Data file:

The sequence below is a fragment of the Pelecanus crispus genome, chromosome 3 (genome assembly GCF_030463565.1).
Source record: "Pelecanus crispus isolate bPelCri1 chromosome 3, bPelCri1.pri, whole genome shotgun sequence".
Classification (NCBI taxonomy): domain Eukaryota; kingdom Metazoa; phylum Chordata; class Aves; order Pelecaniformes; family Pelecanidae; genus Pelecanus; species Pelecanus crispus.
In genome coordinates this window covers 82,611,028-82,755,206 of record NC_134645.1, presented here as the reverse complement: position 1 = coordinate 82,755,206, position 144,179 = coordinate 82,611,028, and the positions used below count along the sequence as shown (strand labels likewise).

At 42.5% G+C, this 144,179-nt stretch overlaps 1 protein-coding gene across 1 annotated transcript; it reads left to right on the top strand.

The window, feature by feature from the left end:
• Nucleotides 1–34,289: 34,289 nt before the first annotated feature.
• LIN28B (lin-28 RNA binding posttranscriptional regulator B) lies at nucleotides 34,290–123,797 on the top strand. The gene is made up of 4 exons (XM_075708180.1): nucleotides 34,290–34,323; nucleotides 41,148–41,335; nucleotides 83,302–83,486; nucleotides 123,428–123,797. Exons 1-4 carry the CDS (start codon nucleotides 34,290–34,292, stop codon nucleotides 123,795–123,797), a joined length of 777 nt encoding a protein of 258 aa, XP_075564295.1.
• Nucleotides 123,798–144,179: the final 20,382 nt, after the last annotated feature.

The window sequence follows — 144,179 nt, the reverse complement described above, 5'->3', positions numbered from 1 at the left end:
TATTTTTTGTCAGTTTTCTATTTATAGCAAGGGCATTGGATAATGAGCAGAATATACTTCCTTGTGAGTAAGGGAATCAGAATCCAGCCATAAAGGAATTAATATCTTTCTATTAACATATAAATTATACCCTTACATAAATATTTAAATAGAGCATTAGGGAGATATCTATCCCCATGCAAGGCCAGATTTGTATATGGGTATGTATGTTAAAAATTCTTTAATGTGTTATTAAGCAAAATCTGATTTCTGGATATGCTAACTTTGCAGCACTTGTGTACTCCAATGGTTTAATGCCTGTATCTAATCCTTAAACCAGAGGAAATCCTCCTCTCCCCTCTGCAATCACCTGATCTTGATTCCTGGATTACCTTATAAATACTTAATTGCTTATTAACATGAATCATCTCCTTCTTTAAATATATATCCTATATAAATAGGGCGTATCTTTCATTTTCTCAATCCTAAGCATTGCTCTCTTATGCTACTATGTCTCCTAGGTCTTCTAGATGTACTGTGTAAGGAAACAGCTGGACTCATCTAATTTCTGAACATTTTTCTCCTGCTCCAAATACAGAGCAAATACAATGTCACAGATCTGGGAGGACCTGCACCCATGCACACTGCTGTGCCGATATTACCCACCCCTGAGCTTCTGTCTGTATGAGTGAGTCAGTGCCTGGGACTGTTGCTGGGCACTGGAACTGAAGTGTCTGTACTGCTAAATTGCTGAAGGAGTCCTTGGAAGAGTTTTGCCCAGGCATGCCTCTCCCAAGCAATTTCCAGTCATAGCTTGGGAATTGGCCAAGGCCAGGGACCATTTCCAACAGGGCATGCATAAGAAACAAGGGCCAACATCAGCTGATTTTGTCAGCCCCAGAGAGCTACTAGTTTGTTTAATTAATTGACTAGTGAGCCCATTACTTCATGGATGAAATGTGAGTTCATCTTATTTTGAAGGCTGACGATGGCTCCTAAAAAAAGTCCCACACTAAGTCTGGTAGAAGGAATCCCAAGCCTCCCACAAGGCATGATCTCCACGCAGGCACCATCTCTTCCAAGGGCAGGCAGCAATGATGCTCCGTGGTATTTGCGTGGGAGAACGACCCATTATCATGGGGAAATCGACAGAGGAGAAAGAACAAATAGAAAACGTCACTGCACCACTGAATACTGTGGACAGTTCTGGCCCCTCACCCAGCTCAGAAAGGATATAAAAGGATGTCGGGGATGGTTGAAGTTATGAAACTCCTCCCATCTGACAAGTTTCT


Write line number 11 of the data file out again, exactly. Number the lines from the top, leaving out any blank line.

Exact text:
TATTTTTTGTCAGTTTTCTATTTATAGCAAGGGCATTGGATAATGAGCAGAATATACTTCCTTGTGAGTAAGGGAATCAGAATCCAGCCATAAAGGAATTAATATCTTTCTATTAACATATAAATTATACCCTTACATAAATATTTAAATAGAGCATTAGGGAGATATCTATCCCCATGCAAGGCCAGATTTGTATATGGGTATGTATGTTAAAAATTCTTTAATGTGTTATTAAGCAAAATCTGATTTCTGGATATGCTAACTTTGCAGCACTTGTGTACTCCAATGGTTTAATGCCTGTATCTAATCCTTAAACCAGAGGAAATCCTCCTCTCCCCTCTGCAATCACCTGATCTTGATTCCTGGATTACCTTATAAATACTTAATTGCTTATTAACATGAATCATCTCCTTCTTTAAATATATATCCTATATAAATAGGGCGTATCTTTCATTTTCTCAATCCTAAGCATTGCTCTCTTATGCTACTATGTCTCCTAGGTCTTCTAGATGTACTGTGTAAGGAAACAGCTGGACTCATCTAATTTCTGAACATTTTTCTCCTGCTCCAAATACAGAGCAAATACAATGTCACAGATCTGGGAGGACCTGCACCCATGCACACTGCTGTGCCGATATTACCCACCCCTGAGCTTCTGTCTGTATGAGTGAGTCAGTGCCTGGGACTGTTGCTGGGCACTGGAACTGAAGTGTCTGTACTGCTAAATTGCTGAAGGAGTCCTTGGAAGAGTTTTGCCCAGGCATGCCTCTCCCAAGCAATTTCCAGTCATAGCTTGGGAATTGGCCAAGGCCAGGGACCATTTCCAACAGGGCATGCATAAGAAACAAGGGCCAACATCAGCTGATTTTGTCAGCCCCAGAGAGCTACTAGTTTGTTTAATTAATTGACTAGTGAGCCCATTACTTCATGGATGAAATGTGAGTTCATCTTATTTTGAAGGCTGACGATGGCTCCTAAAAAAAGTCCCACACTAAGTCTGGTAGAAGGAATCCCAAGCCTCCCACAAGGCATGATCTCCACGCAGGCACCATCTCTTCCAAGGGCAGGCAGCAATGATGCTCCGTGGTATTTGCGTGGGAGAACGACCCATTATCATGGGGAAATCGACAGAGGAGAAAGAACAAATAGAAAACGTCACTGCACCACTGAATACTGTGGACAGTTCTGGCCCCTCACCCAGCTCAGAAAGGATATAAAAGGATGTCGGGGATGGTTGAAGTTATGAAACTCCTCCCATCTGACAAGTTTCT